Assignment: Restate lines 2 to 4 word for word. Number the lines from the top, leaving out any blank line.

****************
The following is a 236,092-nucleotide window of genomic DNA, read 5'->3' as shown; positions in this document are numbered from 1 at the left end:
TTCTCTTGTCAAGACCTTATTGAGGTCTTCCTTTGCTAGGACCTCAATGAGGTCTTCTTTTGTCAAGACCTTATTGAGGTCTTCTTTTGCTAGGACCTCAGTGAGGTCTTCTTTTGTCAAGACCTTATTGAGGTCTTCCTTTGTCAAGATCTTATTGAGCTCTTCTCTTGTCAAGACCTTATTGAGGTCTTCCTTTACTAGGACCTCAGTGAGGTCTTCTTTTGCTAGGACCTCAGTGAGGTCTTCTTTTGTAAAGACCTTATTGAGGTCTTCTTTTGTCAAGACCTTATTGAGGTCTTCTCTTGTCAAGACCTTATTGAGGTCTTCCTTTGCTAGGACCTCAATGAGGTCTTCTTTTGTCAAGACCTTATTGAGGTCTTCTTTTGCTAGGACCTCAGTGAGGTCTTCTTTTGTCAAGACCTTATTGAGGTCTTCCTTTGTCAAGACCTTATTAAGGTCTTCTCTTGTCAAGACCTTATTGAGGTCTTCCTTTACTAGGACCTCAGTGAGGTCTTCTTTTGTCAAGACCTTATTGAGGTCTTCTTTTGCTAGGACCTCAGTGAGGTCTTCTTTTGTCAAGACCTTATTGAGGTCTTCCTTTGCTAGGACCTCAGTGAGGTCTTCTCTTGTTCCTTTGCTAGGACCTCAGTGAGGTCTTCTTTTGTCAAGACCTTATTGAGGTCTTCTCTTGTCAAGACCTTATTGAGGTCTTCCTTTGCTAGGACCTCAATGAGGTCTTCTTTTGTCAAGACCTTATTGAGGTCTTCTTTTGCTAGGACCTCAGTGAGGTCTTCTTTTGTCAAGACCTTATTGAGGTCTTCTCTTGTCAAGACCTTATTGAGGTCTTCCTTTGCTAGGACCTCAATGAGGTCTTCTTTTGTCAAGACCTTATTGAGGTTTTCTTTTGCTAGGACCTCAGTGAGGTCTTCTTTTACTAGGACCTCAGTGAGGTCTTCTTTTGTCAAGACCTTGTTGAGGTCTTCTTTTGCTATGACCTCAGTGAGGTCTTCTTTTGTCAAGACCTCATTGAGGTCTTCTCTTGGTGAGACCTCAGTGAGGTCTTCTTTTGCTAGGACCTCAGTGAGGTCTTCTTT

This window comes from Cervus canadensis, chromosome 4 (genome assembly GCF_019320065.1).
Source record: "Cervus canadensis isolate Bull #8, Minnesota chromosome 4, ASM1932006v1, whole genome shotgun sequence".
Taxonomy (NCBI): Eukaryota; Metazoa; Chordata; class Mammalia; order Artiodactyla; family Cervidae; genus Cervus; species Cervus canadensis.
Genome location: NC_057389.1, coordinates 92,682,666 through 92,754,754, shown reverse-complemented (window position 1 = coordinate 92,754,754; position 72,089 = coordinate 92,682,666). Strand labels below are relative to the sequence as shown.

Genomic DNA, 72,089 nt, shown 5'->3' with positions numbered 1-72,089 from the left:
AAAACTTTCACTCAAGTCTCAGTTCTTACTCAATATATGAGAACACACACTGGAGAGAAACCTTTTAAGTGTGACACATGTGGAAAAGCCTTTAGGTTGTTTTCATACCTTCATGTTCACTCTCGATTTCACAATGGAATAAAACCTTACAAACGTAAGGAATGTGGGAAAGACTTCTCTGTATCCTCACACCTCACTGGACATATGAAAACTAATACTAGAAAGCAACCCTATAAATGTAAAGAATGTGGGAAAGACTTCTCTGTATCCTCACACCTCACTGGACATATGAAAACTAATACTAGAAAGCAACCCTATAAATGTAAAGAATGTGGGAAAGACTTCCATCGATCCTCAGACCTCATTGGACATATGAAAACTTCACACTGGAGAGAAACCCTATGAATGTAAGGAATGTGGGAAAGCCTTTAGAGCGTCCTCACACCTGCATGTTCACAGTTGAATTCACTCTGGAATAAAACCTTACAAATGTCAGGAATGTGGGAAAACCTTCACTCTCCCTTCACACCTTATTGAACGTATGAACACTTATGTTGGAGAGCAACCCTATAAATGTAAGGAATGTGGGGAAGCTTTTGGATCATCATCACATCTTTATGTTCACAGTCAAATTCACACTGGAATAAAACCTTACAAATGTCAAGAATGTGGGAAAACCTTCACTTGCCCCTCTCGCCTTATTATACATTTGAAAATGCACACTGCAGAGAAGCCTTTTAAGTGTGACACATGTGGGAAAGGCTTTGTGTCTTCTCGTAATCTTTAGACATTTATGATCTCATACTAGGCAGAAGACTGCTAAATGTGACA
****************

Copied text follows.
TTCTCTTGTCAAGACCTTATTGAGGTCTTCCTTTGCTAGGACCTCAATGAGGTCTTCTTTTGTCAAGACCTTATTGAGGTCTTCTTTTGCTAGGACCTCAGTGAGGTCTTCTTTTGTCAAGACCTTATTGAGGTCTTCCTTTGTCAAGATCTTATTGAGCTCTTCTCTTGTCAAGACCTTATTGAGGTCTTCCTTTACTAGGACCTCAGTGAGGTCTTCTTTTGCTAGGACCTCAGTGAGGTCTTCTTTTGTAAAGACCTTATTGAGGTCTTCTTTTGTCAAGACCTTATTGAGGTCTTCTCTTGTCAAGACCTTATTGAGGTCTTCCTTTGCTAGGACCTCAATGAGGTCTTCTTTTGTCAAGACCTTATTGAGGTCTTCTTTTGCTAGGACCTCAGTGAGGTCTTCTTTTGTCAAGACCTTATTGAGGTCTTCCTTTGTCAAGACCTTATTAAGGTCTTCTCTTGTCAAGACCTTATTGAGGTCTTCCTTTACTAGGACCTCAGTGAGGTCTTCTTTTGTCAAGACCTTATTGAGGTCTTCTTTTGCTAGGACCTCAGTGAGGTCTTCTTTTGTCAAGACCTTATTGAGGTCTTCCTTTGCTAGGACCTCAGTGAGGTCTTCTCTTGTTCCTTTGCTAGGACCTCAGTGAGGTCTTCTTTTGTCAAGACCTTATTGAGGTCTTCTCTTGTCAAGACCTTATTGAGGTCTTCCTTTGCTAGGACCTCAATGAGGTCTTCTTTTGTCAAGACCTTATTGAGGTCTTCTTTTGCTAGGACCTCAGTGAGGTCTTCTTTTGTCAAGACCTTATTGAGGTCTTCTCTTGTCAAGACCTTATTGAGGTCTTCCTTTGCTAGGACCTCAATGAGGTCTTCTTTTGTCAAGACCTTATTGAGGTTTTCTTTTGCTAGGACCTCAGTGAGGTCTTCTTTTACTAGGACCTCAGTGAGGTCTTCTTTTGTCAAGACCTTGTTGAGGTCTTCTTTTGCTATGACCTCAGTGAGGTCTTCTTTTGTCAAGACCTCATTGAGGTCTTCTCTTGGTGAGACCTCAGTGAGGTCTTCTTTTGCTAGGACCTCAGTGAGGTCTTCTTT

This window comes from Cervus canadensis, chromosome 4 (genome assembly GCF_019320065.1).
Source record: "Cervus canadensis isolate Bull #8, Minnesota chromosome 4, ASM1932006v1, whole genome shotgun sequence".